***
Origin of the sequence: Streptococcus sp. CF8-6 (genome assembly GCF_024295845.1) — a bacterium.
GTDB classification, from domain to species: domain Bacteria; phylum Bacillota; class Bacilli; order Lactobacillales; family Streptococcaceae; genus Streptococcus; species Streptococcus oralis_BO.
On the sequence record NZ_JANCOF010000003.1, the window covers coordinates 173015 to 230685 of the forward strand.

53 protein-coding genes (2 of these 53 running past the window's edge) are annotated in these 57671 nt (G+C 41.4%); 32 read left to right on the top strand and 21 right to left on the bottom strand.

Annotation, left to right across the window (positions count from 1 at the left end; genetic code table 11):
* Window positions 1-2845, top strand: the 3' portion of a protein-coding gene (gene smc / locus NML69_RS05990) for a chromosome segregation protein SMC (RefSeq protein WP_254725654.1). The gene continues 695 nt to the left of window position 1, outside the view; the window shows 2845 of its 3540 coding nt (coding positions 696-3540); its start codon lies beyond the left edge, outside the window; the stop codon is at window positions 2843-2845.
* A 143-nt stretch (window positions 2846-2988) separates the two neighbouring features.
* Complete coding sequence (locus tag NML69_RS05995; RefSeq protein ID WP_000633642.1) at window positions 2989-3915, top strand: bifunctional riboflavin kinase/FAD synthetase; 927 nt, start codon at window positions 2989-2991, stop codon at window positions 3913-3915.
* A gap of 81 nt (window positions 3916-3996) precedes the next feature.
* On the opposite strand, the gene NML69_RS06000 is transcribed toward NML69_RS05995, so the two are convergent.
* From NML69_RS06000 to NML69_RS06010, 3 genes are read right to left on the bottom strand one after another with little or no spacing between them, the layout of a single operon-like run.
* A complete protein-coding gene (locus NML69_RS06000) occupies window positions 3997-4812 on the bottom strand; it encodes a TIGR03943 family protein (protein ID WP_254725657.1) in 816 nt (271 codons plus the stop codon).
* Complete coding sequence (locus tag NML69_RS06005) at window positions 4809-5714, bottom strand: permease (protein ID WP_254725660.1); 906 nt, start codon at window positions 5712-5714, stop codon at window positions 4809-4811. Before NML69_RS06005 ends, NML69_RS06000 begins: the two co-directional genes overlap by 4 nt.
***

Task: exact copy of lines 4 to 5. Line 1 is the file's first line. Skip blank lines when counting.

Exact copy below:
53 protein-coding genes (2 of these 53 running past the window's edge) are annotated in these 57671 nt (G+C 41.4%); 32 read left to right on the top strand and 21 right to left on the bottom strand.

Annotation, left to right across the window (positions count from 1 at the left end; genetic code table 11):